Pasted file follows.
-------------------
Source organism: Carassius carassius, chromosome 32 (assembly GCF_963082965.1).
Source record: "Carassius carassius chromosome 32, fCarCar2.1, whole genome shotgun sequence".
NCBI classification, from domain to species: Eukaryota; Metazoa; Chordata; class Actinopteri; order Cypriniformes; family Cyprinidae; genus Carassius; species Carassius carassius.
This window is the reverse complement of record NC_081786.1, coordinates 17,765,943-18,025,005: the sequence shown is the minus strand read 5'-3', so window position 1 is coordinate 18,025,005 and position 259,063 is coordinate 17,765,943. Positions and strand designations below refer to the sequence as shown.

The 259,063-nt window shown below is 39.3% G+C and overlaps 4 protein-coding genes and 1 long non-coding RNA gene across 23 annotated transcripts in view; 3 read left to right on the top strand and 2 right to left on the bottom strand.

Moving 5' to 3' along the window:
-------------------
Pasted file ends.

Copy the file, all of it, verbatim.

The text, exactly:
Source organism: Carassius carassius, chromosome 32 (assembly GCF_963082965.1).
Source record: "Carassius carassius chromosome 32, fCarCar2.1, whole genome shotgun sequence".
NCBI classification, from domain to species: Eukaryota; Metazoa; Chordata; class Actinopteri; order Cypriniformes; family Cyprinidae; genus Carassius; species Carassius carassius.
This window is the reverse complement of record NC_081786.1, coordinates 17,765,943-18,025,005: the sequence shown is the minus strand read 5'-3', so window position 1 is coordinate 18,025,005 and position 259,063 is coordinate 17,765,943. Positions and strand designations below refer to the sequence as shown.

The 259,063-nt window shown below is 39.3% G+C and overlaps 4 protein-coding genes and 1 long non-coding RNA gene across 23 annotated transcripts in view; 3 read left to right on the top strand and 2 right to left on the bottom strand.

Moving 5' to 3' along the window: